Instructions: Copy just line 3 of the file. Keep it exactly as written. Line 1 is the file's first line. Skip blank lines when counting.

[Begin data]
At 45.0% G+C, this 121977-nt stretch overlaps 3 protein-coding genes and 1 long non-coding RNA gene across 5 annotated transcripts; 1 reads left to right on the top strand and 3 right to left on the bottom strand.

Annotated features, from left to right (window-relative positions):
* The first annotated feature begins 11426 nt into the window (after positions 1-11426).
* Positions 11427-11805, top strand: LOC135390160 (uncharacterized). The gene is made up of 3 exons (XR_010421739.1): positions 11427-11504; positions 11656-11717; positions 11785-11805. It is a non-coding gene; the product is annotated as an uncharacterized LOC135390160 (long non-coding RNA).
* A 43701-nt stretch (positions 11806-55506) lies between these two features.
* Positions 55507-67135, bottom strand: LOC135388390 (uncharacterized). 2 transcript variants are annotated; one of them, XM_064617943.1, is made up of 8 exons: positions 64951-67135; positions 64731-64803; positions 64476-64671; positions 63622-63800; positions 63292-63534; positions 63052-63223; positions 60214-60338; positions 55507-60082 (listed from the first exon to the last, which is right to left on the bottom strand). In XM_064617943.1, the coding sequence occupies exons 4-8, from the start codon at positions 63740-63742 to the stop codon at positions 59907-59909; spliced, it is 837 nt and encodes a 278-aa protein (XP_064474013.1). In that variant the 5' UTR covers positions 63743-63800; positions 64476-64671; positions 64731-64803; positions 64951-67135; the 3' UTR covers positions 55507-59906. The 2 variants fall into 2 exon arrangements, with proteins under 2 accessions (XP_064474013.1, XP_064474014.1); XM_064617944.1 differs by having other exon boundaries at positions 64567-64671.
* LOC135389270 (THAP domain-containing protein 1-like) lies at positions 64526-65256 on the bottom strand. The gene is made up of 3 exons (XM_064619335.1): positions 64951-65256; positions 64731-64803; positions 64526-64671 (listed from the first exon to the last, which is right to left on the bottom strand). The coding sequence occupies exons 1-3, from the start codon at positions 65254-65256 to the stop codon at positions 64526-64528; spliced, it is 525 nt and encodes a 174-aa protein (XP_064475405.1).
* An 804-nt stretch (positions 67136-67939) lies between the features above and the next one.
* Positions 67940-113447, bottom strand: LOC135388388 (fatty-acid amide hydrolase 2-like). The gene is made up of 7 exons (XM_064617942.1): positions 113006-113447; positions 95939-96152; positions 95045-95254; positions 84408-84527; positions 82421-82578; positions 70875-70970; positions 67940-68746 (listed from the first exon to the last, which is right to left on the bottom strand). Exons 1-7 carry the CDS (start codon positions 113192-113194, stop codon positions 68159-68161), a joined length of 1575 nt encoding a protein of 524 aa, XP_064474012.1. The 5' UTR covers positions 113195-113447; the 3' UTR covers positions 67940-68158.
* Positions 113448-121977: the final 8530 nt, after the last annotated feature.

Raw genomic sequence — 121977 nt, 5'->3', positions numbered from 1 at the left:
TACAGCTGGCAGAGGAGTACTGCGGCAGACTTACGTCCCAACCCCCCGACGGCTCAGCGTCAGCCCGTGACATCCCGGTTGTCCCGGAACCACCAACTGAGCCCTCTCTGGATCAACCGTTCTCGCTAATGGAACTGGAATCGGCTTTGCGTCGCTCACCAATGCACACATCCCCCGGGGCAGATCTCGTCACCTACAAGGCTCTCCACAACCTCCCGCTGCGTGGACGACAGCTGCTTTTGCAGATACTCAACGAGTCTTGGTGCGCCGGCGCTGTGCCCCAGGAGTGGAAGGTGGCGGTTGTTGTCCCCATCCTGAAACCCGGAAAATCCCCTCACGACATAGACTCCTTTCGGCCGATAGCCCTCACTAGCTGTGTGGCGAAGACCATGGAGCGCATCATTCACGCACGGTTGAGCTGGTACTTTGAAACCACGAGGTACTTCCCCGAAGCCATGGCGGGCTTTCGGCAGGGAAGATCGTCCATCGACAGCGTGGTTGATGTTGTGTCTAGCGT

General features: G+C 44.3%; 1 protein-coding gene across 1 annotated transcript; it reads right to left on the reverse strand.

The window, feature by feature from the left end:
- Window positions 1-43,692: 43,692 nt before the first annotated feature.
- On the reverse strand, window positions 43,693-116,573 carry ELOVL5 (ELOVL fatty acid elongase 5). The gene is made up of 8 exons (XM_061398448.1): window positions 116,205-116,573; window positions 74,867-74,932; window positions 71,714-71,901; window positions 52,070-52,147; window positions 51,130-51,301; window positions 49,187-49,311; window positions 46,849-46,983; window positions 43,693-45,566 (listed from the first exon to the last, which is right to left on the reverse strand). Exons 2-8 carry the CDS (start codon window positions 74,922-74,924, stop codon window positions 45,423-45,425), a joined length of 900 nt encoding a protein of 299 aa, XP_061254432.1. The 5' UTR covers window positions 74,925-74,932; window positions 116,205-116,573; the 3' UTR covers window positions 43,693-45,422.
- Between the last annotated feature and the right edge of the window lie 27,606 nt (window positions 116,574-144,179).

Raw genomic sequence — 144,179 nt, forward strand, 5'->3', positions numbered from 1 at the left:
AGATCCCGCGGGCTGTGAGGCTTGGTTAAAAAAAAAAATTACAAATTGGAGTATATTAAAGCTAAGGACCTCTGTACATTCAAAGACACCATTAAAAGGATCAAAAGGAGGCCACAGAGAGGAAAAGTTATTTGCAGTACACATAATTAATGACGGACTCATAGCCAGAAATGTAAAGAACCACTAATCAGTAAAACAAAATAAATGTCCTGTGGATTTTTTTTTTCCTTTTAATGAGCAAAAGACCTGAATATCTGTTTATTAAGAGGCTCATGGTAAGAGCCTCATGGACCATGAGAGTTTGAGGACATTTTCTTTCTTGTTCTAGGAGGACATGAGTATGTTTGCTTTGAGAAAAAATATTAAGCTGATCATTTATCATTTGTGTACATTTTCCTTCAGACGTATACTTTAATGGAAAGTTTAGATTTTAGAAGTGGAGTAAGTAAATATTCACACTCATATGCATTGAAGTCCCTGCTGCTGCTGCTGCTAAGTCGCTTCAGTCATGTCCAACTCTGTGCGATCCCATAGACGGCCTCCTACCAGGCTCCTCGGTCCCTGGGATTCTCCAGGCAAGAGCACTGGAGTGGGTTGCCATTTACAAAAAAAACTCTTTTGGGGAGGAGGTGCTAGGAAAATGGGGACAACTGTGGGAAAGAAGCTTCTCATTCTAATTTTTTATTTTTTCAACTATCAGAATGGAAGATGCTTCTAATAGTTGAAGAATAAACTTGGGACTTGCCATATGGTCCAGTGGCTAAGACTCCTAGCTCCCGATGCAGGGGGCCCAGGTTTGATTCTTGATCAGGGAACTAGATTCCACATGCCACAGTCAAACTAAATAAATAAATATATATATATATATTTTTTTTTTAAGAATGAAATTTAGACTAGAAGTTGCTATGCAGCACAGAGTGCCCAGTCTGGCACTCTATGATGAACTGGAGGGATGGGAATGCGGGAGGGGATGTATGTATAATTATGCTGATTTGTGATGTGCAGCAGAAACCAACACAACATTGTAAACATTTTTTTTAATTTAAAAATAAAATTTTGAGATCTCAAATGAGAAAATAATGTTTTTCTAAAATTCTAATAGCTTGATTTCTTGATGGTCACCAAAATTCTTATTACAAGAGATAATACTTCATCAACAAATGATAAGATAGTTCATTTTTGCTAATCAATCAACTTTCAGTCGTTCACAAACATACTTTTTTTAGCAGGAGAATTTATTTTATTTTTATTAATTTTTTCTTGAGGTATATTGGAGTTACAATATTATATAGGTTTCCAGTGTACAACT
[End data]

* The first annotated feature begins 11426 nt into the window (after positions 1-11426).